# R's Lists and its Detestable Dearth of Data-Structures

– Posted September 12, 2016 the refsmmat report · a blog at refsmmat.com

Update, September 2018: The R Journal recently published an interesting review of the state of data structures and collections in R: Timothy Barry (2018), “Collections in R: Review and Proposal”, vol 10 no. 1, pages 455-471.

R is the lingua franca of academic statistics. Many papers introducing new statistical methods are accompanied by a package posted on CRAN, R’s repository of useful packages and tools. Undergraduate programs often teach R and use it throughout their courses, as do most graduate programs—most PhD students I know are implementing their work in R as they do their research. R’s popularity is exploding, and even Microsoft has their own R distribution these days.

But R is an unusual language. It was designed by statisticians for statisticians, and has a number of convenience features—for example, there are no scalars. The number `17` is just a vector of length one, and the `+` operator can add arbitrary vectors elementwise by dispatching to fast C code. On the one hand, this means I can write `foo + bar` for two large vectors and get an efficient sum, but on the other hand, it means `1 + 2` has to go through the same loop instead of being converted to a fast addition.

There are other curious features of R, like Ross Ihaka’s famous1 example of a function whose return value `x` is randomly local or global:

``````f <- function() {
if (runif(1) > .5) {
x <- 10
}
x
}``````

Ihaka says “No sensible language would allow this,” and misfeatures like this seriously limit R’s performance by making it difficult to efficiently run R code. (How can an optimizer deal with a variable that is randomly local or global?)

But the performance of a program depends on more than just how quickly the interpreter can execute the instructions. For a program doing vectorized operations on large arrays of numbers, sure, but what about a program that needs different data structures, like sets, graphs, or trees? What about a hash table? Do we have the tools to efficiently store and search data in appropriate data structures?

## Lists lists lists

Besides vectors, and their multidimensional generalizations in matrices and arrays, the other core type in R is the list. If we want to build data structures, we’ll have to build them from lists. A list has named fields which can contain arbitrary data—vectors, other lists, strings, functions, and anything else. For example,

``````foo <- list(walrus="walrus", func=function(x) { -4 * x + 3 },
walden=c(1, 2, 3, 4, 5))

foo\$func(2)
# -5

foo\$walrus
# "walrus"``````

Lists are the structures upon which much of R’s other features are built. For example, R’s famed data frames are just lists with one named field per column, and S3 classes (such as the `lm` objects returned from a linear model fit) are usually just lists with their `class` attribute set to their class name. Generic functions like `predict` are implemented by checking the `class` attribute and passing the list to the appropriate function.

Lists also support numbered entries, and some R functions return lists without any names. We can access named and unnamed entries by their numbers:

``````foo[[3]]
# [1] 1 2 3 4 5``````

Lists are the only key-value mapping type provided in base R: there are no dictionaries or associative arrays.2 Nor are there structure or record types. So you’re encouraged to use lists for everything. Returning a complicated set of results from a model fit? Use a list. Looking up items by their name? Use a list.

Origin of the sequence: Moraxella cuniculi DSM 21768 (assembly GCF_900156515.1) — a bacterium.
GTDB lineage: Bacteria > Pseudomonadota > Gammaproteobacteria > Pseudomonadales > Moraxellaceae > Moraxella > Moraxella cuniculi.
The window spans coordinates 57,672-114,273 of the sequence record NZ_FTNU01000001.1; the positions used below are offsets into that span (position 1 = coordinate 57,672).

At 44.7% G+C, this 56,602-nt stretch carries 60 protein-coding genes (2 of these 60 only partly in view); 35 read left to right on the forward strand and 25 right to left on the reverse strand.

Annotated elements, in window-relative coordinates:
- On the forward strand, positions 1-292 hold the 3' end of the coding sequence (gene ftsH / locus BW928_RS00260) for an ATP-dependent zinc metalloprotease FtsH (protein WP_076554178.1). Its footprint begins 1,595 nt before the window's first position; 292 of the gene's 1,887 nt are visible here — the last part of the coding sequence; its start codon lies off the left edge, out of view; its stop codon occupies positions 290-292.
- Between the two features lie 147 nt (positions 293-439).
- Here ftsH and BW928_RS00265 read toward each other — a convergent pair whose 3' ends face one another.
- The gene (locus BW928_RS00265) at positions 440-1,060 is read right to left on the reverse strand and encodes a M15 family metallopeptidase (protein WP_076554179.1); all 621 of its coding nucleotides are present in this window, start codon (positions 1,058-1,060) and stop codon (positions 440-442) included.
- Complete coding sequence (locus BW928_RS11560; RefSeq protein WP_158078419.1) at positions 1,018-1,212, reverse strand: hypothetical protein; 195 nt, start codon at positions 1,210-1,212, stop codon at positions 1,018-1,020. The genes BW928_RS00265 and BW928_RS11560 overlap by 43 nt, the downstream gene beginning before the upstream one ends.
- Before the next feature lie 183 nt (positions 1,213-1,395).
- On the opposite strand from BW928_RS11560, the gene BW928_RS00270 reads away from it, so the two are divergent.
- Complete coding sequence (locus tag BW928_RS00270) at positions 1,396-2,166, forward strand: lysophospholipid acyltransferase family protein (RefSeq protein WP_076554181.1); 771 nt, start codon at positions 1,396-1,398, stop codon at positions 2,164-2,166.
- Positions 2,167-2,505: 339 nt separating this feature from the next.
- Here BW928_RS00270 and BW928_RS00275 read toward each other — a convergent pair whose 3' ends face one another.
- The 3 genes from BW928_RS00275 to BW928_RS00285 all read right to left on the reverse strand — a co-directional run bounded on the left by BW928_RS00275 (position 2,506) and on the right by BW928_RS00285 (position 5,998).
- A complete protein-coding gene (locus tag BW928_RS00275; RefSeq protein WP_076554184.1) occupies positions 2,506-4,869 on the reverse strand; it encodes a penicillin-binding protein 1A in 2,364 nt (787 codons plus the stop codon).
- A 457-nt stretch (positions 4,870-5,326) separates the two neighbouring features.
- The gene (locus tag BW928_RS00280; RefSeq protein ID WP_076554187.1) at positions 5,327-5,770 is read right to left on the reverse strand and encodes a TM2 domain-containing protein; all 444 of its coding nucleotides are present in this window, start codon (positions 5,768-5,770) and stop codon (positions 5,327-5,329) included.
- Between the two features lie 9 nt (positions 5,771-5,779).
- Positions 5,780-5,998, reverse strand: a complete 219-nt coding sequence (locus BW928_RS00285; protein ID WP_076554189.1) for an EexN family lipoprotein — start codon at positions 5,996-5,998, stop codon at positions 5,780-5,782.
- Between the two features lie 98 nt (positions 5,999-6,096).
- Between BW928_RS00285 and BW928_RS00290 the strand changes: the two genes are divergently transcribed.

It’s great to have such a flexible data structure, but it turns out that lists are a poor foundation to build a language upon. Let’s start with the basic problem: finding elements in a list.

Lists support some unusual features. For example, we can access their elements with shortened names, and we’ll get the element with the best match:

``````foo\$wald
# [1] 1 2 3 4 5``````

Hang on—how does R do that? In a standard hash table, we hash the key (turn the string “wald” into a numeric code), map that into an array, and look up the entry. But if we look up “wald” instead of “walden”, we’d end up in the wrong place and fail to find the entry. How does R do it?

Simple: it’s not a hash table. It’s a named array. Lookup means an O(n) linear search through the array, checking the names as we go, not an O(1) hash table lookup.

We can see how lists are constructed in `src/main/builtin.c`, inside `do_makelist`. There are two steps. First, R iterates through the arguments to `list` (which are provided as a `SEXP`—yes, in reference to S-expressions, since R code is internally kept as linked lists) and checks if any of them have names. If they do, it allocates a `names` vector and fills it up with the names of the list elements, then attaches it as an attribute to the resulting list, which is internally stored as a vector (an array).

So lists are a pair of arrays: one array of pointers to the list elements, one array of their corresponding names.

Subsetting (the `\$` operator) is implemented in `src/main/subset.c`, inside `R_subset3_dflt`, where R iterates through the list to find the element with a matching name:

``````R_xlen_t i, n, imatch = -1;
int havematch;
nlist = getAttrib(x, R_NamesSymbol);

n = xlength(nlist);
havematch = 0;
for (i = 0 ; i < n ; i = i + 1) {
switch(pstrmatch(STRING_ELT(nlist, i), input, slen)) {
case EXACT_MATCH:
y = VECTOR_ELT(x, i);
if (NAMED(x) > NAMED(y))
SET_NAMED(y, NAMED(x));
UNPROTECT(2); /* input, x */
return y;
case PARTIAL_MATCH:
havematch++;
if (havematch == 1) {
/* partial matches can cause aliasing in eval.c:evalseq
This is overkill, but alternative ways to prevent
the aliasing appear to be even worse */
y = VECTOR_ELT(x,i);
SET_NAMED(y,2);
SET_VECTOR_ELT(x,i,y);
}
imatch = i;
break;
case NO_MATCH:
break;
}
}``````

So we iterate through the elements of the list, checking their names. Exact matches are returned immediately, but unique partial matches require extra processing later (R optionally throws warnings on partial matches, since they’re easy ways to screw up). If there are multiple matches, no match is returned, since picking one arbitrarily would surprise the user.